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The German Council of Science and Humanities, the scientific advisory body for the federal and state governments, published its "Recommendations for the transformation of scientific publishing to open access" on January 24, 2022. In it, the panel advocates that open access (OA) should become the standard for scientific publications. The recommendations highlight the role that immediate free access to new scientific knowledge plays in the advancement of science and for society. In the text, the Council highlights three core arguments for transformation, subordinate to the primary goal of "optimal usability(s) of publications":

  1. Strengthen research: Increase the quality of research and accelerate scientific progress through efficient exchange.
  2. Increase societal reception and transfer: Scientific findings are easily accessible outside of academia.
  3. Increase economic efficiency: Innovative capacity, cost transparency and efficiency of the publication system are increased.

"In the view of the Council of Science and Humanities, university administrations in particular are called upon to lead the transformation," the Council's press release (in German) on the publication states. They should dispel reservations about open access and reorganise publication funding. The Council sees the introduction of a transparent information budget as a central task of the administrations here, in order, among other things, to classify actual net shifts due to the OA transformation and to identify untapped potential.

Gold open access as the goal of the transformation 

"The Council of Science and Humanities sees the goal of transformation as being as complete a transition as possible to gold open access (including diamond OA) and recommends gold OA as the preferred path," it says on page 40 of the publication. This is in line with the view that open access is realised when scientific publications are made freely available immediately, permanently, at the original place of publication and in the citable, peer-reviewed and typeset version under an open licence (CC BY).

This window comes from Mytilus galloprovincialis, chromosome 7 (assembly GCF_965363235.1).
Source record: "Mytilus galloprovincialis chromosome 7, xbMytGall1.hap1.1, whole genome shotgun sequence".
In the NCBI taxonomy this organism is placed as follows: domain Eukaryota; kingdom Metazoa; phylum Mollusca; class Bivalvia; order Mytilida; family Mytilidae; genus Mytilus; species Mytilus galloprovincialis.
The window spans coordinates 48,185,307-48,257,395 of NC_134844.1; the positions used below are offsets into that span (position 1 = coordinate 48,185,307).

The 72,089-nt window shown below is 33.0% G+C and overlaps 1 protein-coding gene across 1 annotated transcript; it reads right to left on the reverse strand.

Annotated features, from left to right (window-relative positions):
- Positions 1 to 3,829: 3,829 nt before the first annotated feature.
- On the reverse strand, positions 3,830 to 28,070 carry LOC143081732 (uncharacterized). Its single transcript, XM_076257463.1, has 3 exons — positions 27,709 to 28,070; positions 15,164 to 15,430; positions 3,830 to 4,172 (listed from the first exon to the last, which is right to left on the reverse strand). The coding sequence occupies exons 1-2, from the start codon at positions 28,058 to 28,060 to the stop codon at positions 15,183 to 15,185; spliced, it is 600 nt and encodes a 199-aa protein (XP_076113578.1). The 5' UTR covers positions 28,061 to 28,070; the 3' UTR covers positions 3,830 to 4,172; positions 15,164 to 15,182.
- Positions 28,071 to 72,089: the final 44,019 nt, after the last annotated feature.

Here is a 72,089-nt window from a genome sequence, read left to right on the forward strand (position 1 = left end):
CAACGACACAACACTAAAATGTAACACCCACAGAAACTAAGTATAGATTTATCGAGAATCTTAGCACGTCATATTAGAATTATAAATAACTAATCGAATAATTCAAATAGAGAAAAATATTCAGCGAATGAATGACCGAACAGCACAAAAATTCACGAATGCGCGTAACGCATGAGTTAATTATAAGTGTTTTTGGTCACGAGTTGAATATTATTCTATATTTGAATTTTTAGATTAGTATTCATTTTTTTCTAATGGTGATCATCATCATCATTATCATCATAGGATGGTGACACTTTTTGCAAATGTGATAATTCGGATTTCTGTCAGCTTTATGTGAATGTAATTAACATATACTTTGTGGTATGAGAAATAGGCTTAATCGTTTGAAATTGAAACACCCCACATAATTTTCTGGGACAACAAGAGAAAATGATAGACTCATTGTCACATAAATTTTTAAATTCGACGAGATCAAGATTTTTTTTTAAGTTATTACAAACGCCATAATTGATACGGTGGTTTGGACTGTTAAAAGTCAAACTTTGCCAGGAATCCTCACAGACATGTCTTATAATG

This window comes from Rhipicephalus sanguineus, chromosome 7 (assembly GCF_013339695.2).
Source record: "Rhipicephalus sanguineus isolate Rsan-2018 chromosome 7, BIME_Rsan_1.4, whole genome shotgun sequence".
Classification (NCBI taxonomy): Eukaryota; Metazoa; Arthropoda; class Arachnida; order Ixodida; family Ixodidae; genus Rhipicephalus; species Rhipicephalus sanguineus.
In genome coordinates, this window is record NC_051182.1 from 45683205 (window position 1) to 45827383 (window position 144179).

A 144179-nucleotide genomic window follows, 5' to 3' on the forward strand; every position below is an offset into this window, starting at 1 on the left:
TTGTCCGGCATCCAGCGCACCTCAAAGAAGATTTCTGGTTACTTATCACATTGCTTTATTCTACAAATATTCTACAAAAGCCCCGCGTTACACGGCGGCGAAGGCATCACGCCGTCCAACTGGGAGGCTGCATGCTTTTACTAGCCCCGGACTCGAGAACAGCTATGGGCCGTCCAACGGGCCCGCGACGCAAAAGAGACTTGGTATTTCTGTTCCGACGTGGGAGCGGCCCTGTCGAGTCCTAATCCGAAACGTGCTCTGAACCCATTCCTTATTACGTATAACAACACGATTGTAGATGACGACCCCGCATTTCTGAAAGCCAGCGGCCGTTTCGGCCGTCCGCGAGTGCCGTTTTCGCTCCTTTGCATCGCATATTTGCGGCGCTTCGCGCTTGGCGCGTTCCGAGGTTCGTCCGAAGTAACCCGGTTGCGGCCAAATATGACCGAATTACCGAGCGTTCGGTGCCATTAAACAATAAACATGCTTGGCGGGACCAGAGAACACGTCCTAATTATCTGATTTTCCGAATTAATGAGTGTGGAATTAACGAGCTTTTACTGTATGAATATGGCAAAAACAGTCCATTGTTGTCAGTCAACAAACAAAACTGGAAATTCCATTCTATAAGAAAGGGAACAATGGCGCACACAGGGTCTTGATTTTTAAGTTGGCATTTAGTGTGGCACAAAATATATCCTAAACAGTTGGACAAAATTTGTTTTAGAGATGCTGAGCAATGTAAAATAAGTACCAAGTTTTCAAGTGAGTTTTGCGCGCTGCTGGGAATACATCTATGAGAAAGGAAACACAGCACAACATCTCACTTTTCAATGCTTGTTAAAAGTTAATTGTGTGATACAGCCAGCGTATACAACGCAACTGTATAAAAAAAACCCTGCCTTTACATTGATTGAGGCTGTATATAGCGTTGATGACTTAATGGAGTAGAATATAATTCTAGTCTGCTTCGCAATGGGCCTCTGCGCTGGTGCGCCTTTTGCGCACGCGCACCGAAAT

The Council considers the goal of a complete transfer to gold open access, regardless of the business model, to be realisable in the short term for journals and in the medium to long term for monographs. It emphasises that "Green open access [...] should only be a first step in the transformation and should be replaced by gold open access in the long term."

Publishers become publication service providers

In the view of the advisory panel, the peer review process should remain the standard in the publication system as a quality-assuring selection mechanism. Quality assurance must be clearly separated from the business model of publication services, in which role publishers should see themselves in future. In a press briefing by the German Council of Science and Humanities on Monday, 24 January 2022, Professor Gerard Meijer, member of the Council and Director at the Fritz Haber Institute of the Max Planck Society, emphasised that under open access, publishers would no longer be granted exclusive rights. They would thus become publication service providers and compete with other providers. This could strengthen the negotiating position of scientific institutions and contribute to improving innovative capacity, cost transparency and efficiency.

A selection of further demands

In its recommendations, the Council of Science and Humanities also calls for, among other things, neutral search options to ensure that publications can be found – if necessary, using public funds. In addition, the Council emphasises in its publication the importance of scientists in their function as reviewers for quality assurance. In order to ensure long-term archiving, the Council recommends that a network of German institutions be commissioned with a complete backup of all openly available scientific publications worldwide.

You can read the complete document "Recommendations on the Transformation of Academic Publishing: Towards Open Access" here: https://doi.org/10.57674/0gtq-b603. According to the Council, an English version of the text is in progress.


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